Sunderland shirts and phones stolen by raiders

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TWO shoplifters stole goods worth thousands of pounds from Sunderland shops.

Peter Stead and Daniel Mould stole mobile phones worth more than £1,000 from Sainsbury’s off Wessington Way.

Stead, of Salem Hill, Hendon, pleaded guilty to two thefts at Sunderland Magistrates’ Court.

The court heard he already had a suspended sentence hanging over him when he went into the store with an accomplice and stole 11 mobiles phones, worth £1,860, before fleeing through a fire escape.

Glenda Beck, prosecuting, said staff noticed the two men acting suspiciously at about 12.45pm on November 4, before noticing the phones had disappeared.

Heroin addict Stead was also responsible for stealing SAFC shirts worth £1,300 from the city’s Debenhams store.

CCTV showed the 30-year-old going into the store with a large empty bag and leaving with it filled.

When he was arrested, Stead asked for the theft of £200 of razors blades from Wilkinson to be taken into consideration.

Police recovered 12 of the Sunderland tops and one mobile phone from Stead’s home.

He told them he was paid £120 for the stolen phones, but could not remember how much he made from the razor blades.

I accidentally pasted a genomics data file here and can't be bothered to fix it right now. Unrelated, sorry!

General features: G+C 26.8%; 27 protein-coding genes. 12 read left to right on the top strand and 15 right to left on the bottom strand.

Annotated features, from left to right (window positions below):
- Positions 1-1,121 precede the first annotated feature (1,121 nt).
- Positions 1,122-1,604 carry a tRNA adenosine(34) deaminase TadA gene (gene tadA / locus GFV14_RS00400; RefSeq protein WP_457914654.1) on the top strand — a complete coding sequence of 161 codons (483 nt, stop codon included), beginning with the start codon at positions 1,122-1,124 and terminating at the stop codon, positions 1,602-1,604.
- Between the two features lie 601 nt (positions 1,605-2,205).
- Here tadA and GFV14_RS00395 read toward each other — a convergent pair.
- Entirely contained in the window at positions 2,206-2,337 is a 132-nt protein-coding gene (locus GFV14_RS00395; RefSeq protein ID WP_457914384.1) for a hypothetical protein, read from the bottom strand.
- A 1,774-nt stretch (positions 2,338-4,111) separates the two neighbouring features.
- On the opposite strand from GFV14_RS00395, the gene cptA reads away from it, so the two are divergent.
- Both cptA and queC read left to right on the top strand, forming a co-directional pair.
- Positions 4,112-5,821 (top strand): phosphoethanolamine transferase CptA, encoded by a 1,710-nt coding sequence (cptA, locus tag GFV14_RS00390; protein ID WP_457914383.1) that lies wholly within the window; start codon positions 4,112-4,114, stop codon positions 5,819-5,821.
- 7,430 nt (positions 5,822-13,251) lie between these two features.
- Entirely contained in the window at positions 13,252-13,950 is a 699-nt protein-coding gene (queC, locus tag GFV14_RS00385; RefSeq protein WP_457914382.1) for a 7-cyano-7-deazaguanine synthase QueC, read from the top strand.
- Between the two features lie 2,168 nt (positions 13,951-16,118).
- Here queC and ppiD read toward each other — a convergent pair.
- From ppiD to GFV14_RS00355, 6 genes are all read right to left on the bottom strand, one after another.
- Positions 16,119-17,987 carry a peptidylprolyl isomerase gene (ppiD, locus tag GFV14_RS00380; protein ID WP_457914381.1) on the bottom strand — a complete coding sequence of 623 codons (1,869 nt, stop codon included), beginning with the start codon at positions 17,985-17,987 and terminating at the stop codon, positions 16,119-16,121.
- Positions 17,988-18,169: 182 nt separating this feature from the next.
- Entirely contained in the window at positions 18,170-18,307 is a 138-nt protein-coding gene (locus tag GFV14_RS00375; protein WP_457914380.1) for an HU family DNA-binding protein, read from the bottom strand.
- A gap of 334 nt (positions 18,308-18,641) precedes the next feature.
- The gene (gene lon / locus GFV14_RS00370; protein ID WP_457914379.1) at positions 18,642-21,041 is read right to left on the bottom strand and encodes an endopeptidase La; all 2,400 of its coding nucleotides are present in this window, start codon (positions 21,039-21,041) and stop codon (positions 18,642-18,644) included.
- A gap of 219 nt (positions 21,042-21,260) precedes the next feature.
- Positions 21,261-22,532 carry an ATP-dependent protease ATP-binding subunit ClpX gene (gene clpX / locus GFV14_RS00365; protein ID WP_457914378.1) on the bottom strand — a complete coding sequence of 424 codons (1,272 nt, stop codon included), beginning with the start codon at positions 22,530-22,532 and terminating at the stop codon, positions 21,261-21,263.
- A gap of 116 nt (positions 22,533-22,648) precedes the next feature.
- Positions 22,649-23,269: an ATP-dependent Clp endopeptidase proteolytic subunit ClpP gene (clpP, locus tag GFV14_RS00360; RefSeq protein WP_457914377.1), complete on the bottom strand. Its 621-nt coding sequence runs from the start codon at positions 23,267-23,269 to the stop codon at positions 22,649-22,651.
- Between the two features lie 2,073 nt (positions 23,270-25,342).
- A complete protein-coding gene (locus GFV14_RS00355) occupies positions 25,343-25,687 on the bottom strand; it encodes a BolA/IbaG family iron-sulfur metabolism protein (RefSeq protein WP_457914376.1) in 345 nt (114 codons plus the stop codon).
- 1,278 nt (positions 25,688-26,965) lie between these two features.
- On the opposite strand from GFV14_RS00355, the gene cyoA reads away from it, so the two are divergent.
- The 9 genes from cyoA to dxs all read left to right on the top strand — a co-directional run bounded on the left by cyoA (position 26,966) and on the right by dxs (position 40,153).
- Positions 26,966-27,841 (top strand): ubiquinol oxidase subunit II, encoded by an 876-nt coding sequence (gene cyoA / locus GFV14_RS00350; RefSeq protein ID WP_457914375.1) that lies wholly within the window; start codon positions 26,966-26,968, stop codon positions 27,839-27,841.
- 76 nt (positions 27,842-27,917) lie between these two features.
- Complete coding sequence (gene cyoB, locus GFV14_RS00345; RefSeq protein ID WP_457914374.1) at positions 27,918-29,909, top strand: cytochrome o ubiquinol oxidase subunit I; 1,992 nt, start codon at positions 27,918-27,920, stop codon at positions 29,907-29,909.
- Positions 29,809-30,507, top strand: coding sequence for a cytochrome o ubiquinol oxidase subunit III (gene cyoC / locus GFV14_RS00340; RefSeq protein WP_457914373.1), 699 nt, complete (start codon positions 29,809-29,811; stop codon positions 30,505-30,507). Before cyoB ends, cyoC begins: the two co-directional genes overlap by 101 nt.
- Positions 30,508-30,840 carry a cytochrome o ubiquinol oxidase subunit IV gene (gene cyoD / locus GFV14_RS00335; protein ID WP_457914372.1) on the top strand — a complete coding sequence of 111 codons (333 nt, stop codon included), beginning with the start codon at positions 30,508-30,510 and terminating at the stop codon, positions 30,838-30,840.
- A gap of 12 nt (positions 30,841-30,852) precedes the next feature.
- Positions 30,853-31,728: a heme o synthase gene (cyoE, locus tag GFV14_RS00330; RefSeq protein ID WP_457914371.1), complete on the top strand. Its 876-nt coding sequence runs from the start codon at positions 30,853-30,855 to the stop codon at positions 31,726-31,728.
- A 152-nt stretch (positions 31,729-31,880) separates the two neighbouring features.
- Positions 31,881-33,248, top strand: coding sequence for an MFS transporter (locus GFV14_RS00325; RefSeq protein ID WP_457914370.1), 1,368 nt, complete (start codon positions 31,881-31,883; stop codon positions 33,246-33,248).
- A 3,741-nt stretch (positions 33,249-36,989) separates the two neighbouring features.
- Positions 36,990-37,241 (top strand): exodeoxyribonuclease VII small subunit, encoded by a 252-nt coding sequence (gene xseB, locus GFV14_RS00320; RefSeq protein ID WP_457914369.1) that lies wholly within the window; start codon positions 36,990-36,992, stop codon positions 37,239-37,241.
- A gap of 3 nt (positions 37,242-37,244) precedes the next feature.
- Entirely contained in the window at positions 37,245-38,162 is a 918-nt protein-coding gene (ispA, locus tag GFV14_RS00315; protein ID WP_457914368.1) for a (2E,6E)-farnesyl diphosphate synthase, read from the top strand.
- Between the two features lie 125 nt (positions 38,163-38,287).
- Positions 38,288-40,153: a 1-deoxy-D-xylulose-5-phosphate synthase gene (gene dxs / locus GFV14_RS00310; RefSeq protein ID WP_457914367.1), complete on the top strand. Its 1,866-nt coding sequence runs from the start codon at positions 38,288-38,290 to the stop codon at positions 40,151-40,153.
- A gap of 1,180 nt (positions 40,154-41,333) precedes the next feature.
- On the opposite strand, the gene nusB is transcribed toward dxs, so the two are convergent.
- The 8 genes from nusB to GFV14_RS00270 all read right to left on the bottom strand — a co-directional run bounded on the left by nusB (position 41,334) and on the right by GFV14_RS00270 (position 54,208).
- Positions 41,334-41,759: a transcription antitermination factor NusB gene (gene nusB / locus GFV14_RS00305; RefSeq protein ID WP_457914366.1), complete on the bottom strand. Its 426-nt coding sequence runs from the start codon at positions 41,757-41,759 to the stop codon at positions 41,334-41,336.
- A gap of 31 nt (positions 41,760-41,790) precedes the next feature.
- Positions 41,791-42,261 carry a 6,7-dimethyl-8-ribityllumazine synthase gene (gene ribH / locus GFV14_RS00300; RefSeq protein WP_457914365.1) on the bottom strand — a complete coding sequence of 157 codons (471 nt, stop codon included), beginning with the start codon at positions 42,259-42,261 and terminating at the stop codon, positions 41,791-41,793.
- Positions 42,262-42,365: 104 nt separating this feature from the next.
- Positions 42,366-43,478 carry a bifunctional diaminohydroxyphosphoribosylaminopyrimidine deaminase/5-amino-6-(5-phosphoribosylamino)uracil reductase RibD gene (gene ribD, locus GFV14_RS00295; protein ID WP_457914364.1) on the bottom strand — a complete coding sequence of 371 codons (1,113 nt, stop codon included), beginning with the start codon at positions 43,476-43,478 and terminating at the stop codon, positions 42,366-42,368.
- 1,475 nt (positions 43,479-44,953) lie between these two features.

Defending Stead, Gerry Armstrong said: “It depends whether the court thinks his chances have run out.”

Magistrates decided to defer sentencing for three months.

Fellow thief Mould, also from Sunderland, also admitted his part in the theft from Sainsbury’s and possession of class B drugs.

The court heard that amphetamine, cannabis and mephedrone were found at his home in Claremont Terrace

Mould, 21, said he sold the phones and gambled the money away, but refused to reveal who bought them.

Mrs Beck added that he had been charged with possession of cannabis four times since June 2011, and was subject to a 12-month community order.

Defending Mould, Susan Grey said he had been made homeless and was in and out of work.

“He needs an anchor in his life. He has the support of family and friends, but does need to pin down a place to call his own and a job,” she said.

“He is a very young man who is capable of working out his problems and is seeking to resolve them.

“Please accept his apologies for his behaviour on that day.”

Mould was sentenced to a total of eight weeks in prison, suspended for 12 months, and must carry out 100 hours of unpaid work.